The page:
Support » Plugin: Ad Blocking Detector » General Plugin Usage Questions

  • Resolved jayPEG


    Sorry if these have already been answered, but I wasn’t able to find them anywhere.

    1. Does the Plugin cause any issues with bots, especially Googlbot?
    2. Are there any known issues when running a front-end proxy?
    3. Are there any known issues with caching Plugins?

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  • John Morris


    Hi jayPEG,

    I’m going to give short answers (TL;DR version) to the questions, then at the end, go into a bit more detail that may help your assessment a bit more.

    1) No known issues with bots, with one caveat. Bots generally see both the “ad blocker detected” content, and the “no blocker detected content.” This means if one of those content items is determined to be important content by the bot, it will treat that as part of the page. This may be a problem if you put a text plea at the top of your page, before the main content, as the bot may think that’s part of your content. It does not, however, upset or interfere with the bot itself in any way.

    2) No known issues with front-end proxies. However, it is possible, if the front-end proxy blocks JavaScript, that Ad Blocking Detector will not be able to detect ad blockers, but that blockage often causes numerous other problems on websites anyway. In this edge case, Ad Blocking Detector will fall back on its default assumption of no ad blocker present.

    3) No known issues with caching plugins. However, other performance improvement methods may cause problems. A few users have had issues with JavaScript enhancement plugins that load files asynchronously, and plugins that minify and/or combine JavaScript files.


    Now the longer version.

    Ad blocker detection is accomplished via JavaScript. Using JavaScript, the plugin looks at the page for items that should appear on the page, if not blocked by ad blockers. If any of the items are not present, Ad Blocking Detector assumes an ad blocker is to blame.

    JavaScript is code executed client-side, meaning by the visitor’s web browser. This means that if the visitor’s web browser is properly (more on this in a moment) receiving and executing JavaScript, everything should work without issue.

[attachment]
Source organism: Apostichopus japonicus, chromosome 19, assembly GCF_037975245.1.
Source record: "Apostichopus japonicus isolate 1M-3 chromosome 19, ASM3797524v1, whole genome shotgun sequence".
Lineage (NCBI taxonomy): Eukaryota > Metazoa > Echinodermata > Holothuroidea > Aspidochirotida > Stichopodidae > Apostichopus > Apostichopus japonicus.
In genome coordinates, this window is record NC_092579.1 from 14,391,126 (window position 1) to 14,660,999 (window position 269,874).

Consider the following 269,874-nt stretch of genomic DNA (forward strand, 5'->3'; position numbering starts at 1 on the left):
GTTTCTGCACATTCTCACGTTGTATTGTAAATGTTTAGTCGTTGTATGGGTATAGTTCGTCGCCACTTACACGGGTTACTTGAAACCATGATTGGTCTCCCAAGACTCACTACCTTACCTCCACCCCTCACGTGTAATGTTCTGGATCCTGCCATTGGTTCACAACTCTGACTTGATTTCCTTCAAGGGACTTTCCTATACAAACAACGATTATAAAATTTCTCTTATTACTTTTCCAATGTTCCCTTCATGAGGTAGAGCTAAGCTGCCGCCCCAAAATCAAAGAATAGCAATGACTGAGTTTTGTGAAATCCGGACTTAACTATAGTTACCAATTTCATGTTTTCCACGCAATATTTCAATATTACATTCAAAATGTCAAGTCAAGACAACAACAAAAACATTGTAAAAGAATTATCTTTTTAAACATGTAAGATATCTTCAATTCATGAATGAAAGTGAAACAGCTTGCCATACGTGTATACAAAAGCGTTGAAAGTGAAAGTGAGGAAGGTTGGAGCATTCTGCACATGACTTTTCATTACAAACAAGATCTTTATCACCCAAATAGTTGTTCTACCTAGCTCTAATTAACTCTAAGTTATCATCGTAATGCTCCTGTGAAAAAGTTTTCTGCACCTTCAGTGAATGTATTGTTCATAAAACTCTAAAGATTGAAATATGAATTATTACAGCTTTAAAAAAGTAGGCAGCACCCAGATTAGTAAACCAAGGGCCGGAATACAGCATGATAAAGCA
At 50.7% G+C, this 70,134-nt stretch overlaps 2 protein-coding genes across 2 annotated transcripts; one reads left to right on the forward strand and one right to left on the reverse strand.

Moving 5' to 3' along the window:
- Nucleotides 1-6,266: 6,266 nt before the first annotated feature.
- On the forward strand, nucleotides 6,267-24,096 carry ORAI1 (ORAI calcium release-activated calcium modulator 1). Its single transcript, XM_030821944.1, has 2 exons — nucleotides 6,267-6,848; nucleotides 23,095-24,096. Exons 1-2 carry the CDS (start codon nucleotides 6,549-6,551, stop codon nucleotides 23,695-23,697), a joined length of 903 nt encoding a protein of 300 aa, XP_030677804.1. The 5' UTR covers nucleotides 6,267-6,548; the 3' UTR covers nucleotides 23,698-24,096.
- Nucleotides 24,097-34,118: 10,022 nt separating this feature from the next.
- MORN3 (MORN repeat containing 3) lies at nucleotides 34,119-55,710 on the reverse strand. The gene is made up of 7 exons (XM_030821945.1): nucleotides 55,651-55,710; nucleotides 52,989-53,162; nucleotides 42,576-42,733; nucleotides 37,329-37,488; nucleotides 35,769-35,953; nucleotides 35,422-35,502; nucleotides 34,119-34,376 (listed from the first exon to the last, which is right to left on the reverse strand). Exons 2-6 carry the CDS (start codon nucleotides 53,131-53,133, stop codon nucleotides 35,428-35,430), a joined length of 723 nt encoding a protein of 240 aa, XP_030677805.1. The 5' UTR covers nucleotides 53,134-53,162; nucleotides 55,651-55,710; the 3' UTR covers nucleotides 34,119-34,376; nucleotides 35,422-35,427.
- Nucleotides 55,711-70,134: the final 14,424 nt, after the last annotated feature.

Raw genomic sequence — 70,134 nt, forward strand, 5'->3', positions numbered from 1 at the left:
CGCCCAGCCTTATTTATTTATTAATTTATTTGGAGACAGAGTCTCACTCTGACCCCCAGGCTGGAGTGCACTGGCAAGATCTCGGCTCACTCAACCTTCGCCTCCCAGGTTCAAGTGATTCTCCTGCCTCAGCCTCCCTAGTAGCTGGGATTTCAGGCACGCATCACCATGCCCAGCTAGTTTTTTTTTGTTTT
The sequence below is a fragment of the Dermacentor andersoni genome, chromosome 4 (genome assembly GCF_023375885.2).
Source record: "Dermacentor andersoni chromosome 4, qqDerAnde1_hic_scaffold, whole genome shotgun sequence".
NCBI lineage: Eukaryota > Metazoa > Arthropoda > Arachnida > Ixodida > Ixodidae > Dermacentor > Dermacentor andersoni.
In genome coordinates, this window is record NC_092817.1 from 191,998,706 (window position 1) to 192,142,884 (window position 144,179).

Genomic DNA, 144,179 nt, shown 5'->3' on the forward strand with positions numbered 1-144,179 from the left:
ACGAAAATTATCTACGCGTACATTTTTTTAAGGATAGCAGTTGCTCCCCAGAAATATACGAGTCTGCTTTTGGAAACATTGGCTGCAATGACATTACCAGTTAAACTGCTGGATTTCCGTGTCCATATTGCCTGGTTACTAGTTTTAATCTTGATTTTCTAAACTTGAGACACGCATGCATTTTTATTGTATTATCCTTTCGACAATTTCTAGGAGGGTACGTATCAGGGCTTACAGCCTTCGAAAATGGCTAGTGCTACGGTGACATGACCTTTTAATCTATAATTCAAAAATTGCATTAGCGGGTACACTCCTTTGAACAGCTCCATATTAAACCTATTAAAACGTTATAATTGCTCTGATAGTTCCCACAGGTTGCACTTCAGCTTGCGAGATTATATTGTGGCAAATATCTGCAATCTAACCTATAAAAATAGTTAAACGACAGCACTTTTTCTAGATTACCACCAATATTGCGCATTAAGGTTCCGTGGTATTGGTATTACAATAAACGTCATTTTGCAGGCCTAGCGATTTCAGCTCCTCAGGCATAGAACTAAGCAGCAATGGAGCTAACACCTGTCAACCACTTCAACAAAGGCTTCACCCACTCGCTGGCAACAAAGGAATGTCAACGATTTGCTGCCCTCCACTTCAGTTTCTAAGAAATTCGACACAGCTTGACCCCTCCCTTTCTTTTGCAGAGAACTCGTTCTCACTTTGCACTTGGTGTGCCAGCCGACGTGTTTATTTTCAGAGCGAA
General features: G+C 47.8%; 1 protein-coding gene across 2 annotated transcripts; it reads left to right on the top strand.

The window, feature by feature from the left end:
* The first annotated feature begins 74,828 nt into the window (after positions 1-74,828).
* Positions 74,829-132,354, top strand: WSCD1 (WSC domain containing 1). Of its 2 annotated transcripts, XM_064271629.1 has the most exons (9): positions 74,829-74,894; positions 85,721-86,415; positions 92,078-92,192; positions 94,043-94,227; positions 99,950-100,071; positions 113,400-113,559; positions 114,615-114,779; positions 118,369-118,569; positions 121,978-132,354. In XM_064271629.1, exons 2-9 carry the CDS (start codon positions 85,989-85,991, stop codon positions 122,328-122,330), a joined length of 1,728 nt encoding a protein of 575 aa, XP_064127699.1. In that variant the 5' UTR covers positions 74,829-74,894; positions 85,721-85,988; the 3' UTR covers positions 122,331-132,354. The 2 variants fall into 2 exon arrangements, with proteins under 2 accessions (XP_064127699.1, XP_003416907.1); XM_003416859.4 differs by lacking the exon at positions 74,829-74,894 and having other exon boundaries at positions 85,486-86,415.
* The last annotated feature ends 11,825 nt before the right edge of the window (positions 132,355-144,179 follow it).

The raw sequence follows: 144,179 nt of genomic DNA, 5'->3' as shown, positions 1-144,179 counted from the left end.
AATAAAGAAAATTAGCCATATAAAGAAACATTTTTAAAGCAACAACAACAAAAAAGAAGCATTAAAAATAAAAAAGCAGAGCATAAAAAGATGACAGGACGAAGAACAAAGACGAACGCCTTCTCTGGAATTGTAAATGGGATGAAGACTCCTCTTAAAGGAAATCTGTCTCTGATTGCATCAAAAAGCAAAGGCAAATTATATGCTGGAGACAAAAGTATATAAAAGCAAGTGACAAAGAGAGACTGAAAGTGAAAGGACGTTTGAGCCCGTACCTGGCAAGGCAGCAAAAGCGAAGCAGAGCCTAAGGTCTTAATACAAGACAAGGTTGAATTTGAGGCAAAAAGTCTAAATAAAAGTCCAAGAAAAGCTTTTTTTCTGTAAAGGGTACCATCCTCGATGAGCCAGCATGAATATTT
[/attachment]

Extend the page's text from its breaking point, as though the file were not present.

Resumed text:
GoogleBot, and most bots, do not execute JavaScript. This means Ad Blocking Detector does not function for those bots. It does not change page content. Understanding how this affects the bots, then, requires understanding how Ad Blocking Detector outputs content to the pages in the first place. That is the focus of this article on the plugin’s website: Basically, both potential pieces of content are in place on the page, but the ad blocker detected content is visually hidden until Ad Blocking Detector unhides it. Since Ad Blocking Detector does not function, the ad blocker detected content is never visually unhidden. However, just because something isn’t visible on the page, does not mean the bot will ignore it. That just depends on how smart the bot is. Most are pretty dumb in this regard, including GoogleBot as of this time, and swallow everything, visible or not.

    Front-end proxies should not cause any problems unless they stop or interfere with JavaScript. Some have this as an option, many (most?) do nothing in this regard by default. IF the proxy allows JavaScript through, there should be no problem as all ad blocker detection is done client-side, after passing through the proxy. Proxies can slightly skew Ad Blocking Detector’s statistics collection if widespread and using regularly changing IP addresses.

    Pure caching plugins shouldn’t cause a problem, because they still serve the JavaScript files normally. Performance plugins, however, may cause problems if they alter JavaScript files. Understanding this requires a bit more depth of understanding of one detection method… JavaScript file blocking detection.

    One way Ad Blocking Detector finds ad blockers is by looking for a JavaScript file that many ad blockers will stop from loading due to its name (advertisement.js). It determines whether the file loads or not by having that file set a variable. If the variable is present and set, it assumes the file loaded. If the variable is not present or unset, it assumes the file did not load. So, if some well-meaning plugin comes in and prevents the file from loading, delays the file from loading until after the rest of Ad Blocking Detector, or renames the variable in the file without renaming it the same way in Ad Blocking Detector’s other file, Ad Blocking Detector will yield a false-positive.

    The false-positives can be stopped by disabling JavaScript file detection (an option in the plugin settings). This decreases the detection effectiveness. The decrease can be more than offset by providing a CSS wrapper as detailed on the plugin’s website here: This is a recommended step, if situationally possible, anyway.


    I hope this helped. Let me know if something needs clarification or you have further questions.



    Thank you so much for the very detailed explanation of your Plugin.

    I’ve tested it on the small-scale already and it appears to work really well.

    I’ll let you know if I run into any issues, but so far, so good.

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